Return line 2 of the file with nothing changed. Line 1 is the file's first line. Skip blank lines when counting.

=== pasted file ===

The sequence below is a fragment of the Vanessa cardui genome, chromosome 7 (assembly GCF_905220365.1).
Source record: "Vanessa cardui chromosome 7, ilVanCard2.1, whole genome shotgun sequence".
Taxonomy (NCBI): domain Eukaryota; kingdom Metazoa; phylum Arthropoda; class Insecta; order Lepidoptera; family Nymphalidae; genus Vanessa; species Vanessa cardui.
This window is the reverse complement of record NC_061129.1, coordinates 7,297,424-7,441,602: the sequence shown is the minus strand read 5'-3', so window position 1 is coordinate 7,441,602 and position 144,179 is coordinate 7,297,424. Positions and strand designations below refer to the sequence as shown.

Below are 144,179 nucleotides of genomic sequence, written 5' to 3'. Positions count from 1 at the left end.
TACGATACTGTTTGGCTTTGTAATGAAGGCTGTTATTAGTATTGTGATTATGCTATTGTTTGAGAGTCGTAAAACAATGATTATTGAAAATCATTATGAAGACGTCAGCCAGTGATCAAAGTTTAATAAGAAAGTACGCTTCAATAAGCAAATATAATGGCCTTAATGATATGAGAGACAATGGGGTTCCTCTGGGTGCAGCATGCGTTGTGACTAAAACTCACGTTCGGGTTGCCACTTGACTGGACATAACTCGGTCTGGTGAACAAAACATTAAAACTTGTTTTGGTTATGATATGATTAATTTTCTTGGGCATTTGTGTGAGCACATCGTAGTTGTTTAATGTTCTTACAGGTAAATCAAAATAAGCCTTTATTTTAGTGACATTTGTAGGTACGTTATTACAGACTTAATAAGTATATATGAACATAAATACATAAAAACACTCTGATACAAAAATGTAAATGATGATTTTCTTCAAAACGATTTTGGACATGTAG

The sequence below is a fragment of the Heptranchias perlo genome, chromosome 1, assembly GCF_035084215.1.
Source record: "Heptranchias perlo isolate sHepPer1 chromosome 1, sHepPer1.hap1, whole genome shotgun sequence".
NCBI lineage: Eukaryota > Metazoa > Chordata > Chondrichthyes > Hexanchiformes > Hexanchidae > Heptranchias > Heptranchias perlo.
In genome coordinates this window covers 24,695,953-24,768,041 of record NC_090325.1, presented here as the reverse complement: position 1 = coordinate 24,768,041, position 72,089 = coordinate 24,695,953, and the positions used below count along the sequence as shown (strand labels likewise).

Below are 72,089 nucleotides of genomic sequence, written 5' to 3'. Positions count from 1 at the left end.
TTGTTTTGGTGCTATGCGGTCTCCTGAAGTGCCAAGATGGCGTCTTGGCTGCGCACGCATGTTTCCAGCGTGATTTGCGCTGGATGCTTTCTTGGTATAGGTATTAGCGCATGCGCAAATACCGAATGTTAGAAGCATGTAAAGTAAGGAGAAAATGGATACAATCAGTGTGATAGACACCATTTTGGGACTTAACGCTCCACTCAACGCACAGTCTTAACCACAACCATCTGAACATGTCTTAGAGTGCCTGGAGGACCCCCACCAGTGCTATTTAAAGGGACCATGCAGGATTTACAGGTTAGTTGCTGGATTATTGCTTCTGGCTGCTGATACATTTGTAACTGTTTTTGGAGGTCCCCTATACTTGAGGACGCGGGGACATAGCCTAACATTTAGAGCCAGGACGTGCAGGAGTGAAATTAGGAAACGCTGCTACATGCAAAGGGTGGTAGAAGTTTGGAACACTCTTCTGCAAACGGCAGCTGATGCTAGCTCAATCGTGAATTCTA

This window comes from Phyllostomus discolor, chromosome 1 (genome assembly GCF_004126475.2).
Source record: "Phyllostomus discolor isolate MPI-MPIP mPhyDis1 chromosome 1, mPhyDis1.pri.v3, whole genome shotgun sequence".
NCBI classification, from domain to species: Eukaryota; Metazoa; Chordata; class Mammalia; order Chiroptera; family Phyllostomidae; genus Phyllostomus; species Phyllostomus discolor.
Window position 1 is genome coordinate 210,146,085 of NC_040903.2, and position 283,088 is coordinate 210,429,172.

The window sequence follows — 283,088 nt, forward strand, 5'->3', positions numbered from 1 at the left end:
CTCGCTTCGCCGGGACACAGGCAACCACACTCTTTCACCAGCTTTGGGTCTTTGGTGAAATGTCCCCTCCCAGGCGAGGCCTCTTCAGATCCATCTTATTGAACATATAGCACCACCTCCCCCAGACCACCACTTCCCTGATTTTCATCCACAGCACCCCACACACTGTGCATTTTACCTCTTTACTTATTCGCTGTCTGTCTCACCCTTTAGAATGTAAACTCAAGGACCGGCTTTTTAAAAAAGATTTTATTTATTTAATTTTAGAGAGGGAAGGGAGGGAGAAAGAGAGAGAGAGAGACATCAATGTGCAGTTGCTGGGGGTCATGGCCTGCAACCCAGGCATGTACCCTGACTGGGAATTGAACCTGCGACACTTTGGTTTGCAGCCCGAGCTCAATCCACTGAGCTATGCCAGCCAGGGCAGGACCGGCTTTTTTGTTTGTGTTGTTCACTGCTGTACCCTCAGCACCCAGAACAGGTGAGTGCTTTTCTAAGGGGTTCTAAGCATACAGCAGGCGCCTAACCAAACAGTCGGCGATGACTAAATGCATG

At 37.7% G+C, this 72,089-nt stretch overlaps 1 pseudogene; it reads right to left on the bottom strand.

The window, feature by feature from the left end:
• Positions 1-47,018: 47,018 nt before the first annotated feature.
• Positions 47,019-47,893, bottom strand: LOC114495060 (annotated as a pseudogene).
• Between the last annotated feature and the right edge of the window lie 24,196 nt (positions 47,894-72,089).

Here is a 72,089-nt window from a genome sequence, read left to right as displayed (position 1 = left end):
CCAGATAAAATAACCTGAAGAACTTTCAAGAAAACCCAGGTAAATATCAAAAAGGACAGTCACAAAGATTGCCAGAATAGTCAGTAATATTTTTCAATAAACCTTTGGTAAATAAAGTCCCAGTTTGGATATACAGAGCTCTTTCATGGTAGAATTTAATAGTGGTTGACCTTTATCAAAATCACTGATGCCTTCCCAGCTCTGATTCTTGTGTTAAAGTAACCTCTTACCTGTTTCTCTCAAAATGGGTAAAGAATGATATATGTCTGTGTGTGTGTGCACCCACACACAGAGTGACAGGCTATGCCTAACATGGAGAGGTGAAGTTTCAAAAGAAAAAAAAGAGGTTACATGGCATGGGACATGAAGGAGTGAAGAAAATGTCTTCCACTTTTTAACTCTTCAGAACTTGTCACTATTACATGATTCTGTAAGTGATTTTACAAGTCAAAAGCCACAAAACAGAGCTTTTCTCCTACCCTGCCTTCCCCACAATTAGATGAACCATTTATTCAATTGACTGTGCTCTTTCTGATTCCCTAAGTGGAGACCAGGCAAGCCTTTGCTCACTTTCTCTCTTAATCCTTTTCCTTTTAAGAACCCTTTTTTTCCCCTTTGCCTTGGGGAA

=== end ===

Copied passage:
Source record: "Vanessa cardui chromosome 7, ilVanCard2.1, whole genome shotgun sequence".